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Oslo’s ambitious ‘climate budget’ sets the bar for other cities

 

Oslo’s city government has issued an ambitious “climate budget” with the intent of halving its carbon emissions from 1990 levels by 2020, and becoming completely carbon neutral by 2030. To achieve this goal, the city plans to limit access for cars with new tolls and fewer parking spaces, power the bus fleet with renewable energy, increase cycle use and eliminate heating with fossil fuels in homes and offices.

The move comes at a time when cities are taking on a more important role in addressing the issue of climate change. Globally, cities are thought to be responsible for roughly 75% of human-sourced carbon dioxide (CO₂) emissions, because urban populations still depend largely on fossil fuels to generate energy. Since CO₂ is the chief greenhouse gas, cities are considered to be key drivers of global climate change.

Yet cities are also uniquely well-placed to address this issue; most cities have their own planning systems, which can be used to manage the local economy and the urban landscape (that is, land-cover and land-use), in order to regulate energy use.

Until relatively recently, policies to measure and reduce greenhouse gas emissions were administered at a national level, to ensure compliance with international agreements, such as the Paris Agreement. But over the last decade, cities have started to play a bigger role in global efforts to tackle climate change.

A new protocol

This is evident in initiatives such as the Global Compact of Mayors, of which Oslo is a member. The compact – founded by UN Secretary General Ban Ki-moon and former New York City Mayor Michael Bloomberg in 2014 – is a coalition of cities and local governments that are voluntarily taking action to combat climate change and move toward a more resilient, low-carbon society.

To come up with effective policies for reducing emissions, cities first need a way to inventory their energy use. To that end, the compact has created a protocol that classifies energy use into six main sectors: stationary (for example, building construction and use); transportation; waste; industrial processes and product use; agriculture, forestry, and other land use and any other emissions occurring outside the boundary as a result of city activities.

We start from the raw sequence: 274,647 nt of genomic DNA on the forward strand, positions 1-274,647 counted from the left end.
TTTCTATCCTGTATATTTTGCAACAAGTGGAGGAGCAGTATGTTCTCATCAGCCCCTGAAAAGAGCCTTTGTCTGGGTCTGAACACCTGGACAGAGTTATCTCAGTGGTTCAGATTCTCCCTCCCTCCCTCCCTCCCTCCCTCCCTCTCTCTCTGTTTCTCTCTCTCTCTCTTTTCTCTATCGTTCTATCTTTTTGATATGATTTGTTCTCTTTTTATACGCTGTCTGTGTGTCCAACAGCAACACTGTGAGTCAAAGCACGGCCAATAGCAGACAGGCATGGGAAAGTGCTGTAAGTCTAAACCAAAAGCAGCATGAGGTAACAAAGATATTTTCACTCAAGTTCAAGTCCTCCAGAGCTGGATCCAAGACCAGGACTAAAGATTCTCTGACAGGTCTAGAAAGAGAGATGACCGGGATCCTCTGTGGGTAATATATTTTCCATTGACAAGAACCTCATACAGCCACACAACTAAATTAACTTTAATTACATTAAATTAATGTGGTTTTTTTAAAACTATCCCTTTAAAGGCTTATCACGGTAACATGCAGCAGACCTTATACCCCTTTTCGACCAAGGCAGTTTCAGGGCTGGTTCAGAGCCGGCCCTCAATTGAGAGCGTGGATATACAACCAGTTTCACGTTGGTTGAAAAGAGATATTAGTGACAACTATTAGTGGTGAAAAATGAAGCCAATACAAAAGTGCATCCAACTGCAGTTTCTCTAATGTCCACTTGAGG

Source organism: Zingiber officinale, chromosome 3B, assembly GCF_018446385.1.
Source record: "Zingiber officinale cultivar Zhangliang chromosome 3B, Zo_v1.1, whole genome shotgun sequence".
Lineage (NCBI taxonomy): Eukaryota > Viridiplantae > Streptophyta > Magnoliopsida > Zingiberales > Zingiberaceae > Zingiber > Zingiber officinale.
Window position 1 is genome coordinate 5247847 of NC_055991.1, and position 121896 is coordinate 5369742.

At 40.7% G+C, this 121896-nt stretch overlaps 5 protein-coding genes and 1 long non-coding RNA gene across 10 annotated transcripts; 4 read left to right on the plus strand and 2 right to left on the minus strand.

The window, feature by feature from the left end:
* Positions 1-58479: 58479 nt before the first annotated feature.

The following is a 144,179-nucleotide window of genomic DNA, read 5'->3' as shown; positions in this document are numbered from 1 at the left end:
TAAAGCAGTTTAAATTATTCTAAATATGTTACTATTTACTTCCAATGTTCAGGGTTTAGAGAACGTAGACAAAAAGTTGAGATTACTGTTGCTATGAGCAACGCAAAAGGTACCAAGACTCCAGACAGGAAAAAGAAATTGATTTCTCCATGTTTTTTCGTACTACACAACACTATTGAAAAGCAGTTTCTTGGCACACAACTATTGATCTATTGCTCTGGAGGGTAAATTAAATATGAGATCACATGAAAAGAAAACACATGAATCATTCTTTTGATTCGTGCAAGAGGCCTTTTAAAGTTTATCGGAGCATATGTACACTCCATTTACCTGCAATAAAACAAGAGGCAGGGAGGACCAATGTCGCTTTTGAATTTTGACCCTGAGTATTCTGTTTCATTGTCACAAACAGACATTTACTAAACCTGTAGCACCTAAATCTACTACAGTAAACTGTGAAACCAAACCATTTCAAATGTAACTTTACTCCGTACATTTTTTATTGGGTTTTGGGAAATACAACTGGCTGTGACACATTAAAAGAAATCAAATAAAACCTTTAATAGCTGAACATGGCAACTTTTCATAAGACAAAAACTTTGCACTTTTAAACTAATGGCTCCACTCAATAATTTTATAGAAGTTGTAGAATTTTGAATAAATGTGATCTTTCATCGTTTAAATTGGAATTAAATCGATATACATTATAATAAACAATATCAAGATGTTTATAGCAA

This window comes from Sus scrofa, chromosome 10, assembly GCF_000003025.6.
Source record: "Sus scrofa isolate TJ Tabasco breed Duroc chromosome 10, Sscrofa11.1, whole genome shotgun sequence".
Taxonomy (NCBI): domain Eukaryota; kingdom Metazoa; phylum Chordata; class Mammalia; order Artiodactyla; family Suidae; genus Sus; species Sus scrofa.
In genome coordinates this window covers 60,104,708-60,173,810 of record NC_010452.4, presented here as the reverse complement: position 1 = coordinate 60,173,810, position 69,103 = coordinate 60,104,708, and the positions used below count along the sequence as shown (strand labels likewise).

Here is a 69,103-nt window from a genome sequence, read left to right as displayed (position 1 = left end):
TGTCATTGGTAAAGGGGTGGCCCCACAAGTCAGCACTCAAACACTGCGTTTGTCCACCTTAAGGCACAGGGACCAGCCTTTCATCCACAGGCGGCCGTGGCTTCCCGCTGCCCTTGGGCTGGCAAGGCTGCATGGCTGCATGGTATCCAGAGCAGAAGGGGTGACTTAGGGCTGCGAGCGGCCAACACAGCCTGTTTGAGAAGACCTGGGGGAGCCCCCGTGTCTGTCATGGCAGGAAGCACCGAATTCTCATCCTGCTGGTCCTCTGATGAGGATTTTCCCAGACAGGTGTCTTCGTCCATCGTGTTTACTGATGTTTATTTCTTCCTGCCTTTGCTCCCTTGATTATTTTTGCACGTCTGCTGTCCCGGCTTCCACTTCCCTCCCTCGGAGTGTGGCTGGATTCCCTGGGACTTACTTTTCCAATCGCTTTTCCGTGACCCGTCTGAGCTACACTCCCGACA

These categories account for the greenhouse gas emissions associated with burning coal, gas, oil and so on. But they also take stock of the gases that are taken out of the atmosphere by plantations and forests, for example.

Green Energy Tree Planting
Get planting. dreamhamar/Flickr, CC BY-SA

Completing a greenhouse gas inventory using the protocol can guide urban policies to reflect the character of a city. For example, cities in cold climates use more gas and electricity to heat buildings in winter, while low-density cities generally dedicate more energy to transportation, and cities with a strong industrial base expend energy on manufacturing.

Becoming carbon neutral means reducing or even eliminating fossil fuel use, reducing landfill waste and offsetting any remaining emissions. Typically, the strategies involve incorporating aspects of technology (such as renewable energy generation), design (for instance, making cities more compact) and behaviour (for example, shifting commuters from private to public modes of transport).

Healthy competition

In the case of Oslo, its population of about 650,000 people emits roughly 1.34m tonnes of CO₂ per year, with much of this energy expended to meet building and transportation needs. While the plan to reduce emissions to zero is very ambitious, it’s worth keeping in mind that Norway already generates the majority of its electricity using hydropower.